HomeCompany ReviewsGas TurbinesGDC granted $18.6m for Baringo-Silali Geothermal project

GDC granted $18.6m for Baringo-Silali Geothermal project

The Geothermal Development Company (GDC) has received a 1.9 billion shillings  ($18.6 million) grant for its Baringo-Silali geothermal project in western Kenya from the Geothermal Risk Mitigation Facility (GRMF). The project has been steadily progressing under the Geothermal Development Company. It is intended to pave the way for geothermal exploration in western Kenya.

Also Read: Unit II of Olkaria V geothermal power plant in Kenya fully operational

Geothermal Risk Mitigation Facility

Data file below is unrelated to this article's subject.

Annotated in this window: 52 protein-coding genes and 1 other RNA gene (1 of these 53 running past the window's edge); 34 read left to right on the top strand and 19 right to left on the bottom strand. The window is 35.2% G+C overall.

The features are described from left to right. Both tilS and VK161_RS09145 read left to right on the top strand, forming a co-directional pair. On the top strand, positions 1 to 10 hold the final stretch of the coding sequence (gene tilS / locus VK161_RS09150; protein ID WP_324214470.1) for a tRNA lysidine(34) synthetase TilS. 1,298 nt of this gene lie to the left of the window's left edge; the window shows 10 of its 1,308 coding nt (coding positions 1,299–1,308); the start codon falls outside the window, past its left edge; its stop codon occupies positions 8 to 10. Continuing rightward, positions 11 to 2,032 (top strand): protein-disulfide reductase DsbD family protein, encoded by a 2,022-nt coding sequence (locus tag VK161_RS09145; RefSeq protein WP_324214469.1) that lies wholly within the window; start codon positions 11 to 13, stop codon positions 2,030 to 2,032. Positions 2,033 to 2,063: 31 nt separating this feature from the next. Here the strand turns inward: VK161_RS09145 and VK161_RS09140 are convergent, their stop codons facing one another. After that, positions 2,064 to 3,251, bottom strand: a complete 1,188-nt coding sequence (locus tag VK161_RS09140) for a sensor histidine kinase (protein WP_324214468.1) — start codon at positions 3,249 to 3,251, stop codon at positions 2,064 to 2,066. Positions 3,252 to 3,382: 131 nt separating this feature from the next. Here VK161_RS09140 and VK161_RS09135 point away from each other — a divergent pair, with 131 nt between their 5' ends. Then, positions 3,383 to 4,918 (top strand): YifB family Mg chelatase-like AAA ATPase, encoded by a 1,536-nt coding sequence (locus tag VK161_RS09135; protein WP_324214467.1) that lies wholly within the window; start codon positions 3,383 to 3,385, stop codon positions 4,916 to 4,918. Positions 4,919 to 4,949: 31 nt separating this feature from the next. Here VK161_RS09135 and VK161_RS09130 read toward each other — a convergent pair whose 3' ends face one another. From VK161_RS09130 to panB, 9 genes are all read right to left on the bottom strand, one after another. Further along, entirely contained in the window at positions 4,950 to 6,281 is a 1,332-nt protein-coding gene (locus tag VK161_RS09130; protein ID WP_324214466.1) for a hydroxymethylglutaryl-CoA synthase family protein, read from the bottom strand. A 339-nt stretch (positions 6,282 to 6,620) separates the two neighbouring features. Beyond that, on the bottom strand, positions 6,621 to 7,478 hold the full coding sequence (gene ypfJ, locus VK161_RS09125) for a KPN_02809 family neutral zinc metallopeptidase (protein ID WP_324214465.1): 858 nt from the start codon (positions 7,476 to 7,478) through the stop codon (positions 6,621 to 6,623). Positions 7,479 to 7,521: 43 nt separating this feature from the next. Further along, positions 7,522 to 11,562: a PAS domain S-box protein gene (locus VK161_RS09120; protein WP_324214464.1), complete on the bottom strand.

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Established by the African Union (AU) Commission, GRMF is a sub-regional organization that finances and facilitates the development of geothermal energy in East Africa. The grant it has just secured for the geothermal project will help the GDC to execute new drilling. Practically, the company’s expenses will be compensated each time it completes a geothermal well. “This allocation of funds has showcased confidence in the GDC and also in geothermal energy as an energy of the present and the future,” Johnson Ole Nchoe, GDC’s Executive Director stated. This will be the second time that GRMF has awarded a grant to GDC for its Baringo-Silali geothermal project. In March 2019, GRMF had already been allocated a grant of 1.3 billion shillings ($13 million). This grant has enabled the company to experience progress on its project. In September 2019,it announced that the first geothermal well drilling was a success. Understood to be Paka I, it was drilled in Paka, which is one of the three sites of the Baringo-Silali geothermal project. An overall of six geothermal wells will be drilled in Paka, Salini, and Korosi. GDC expects that each site of the Baringo-Silali geothermal project will have a power plant that will use the steam emitted from the subsoil heat to run its turbines, which would provide 100 MW. The three sites will, therefore, provide a total of 300 MW. Experts estimate that the Baringo-Silali geothermal site can produce up to 3,000 MW.

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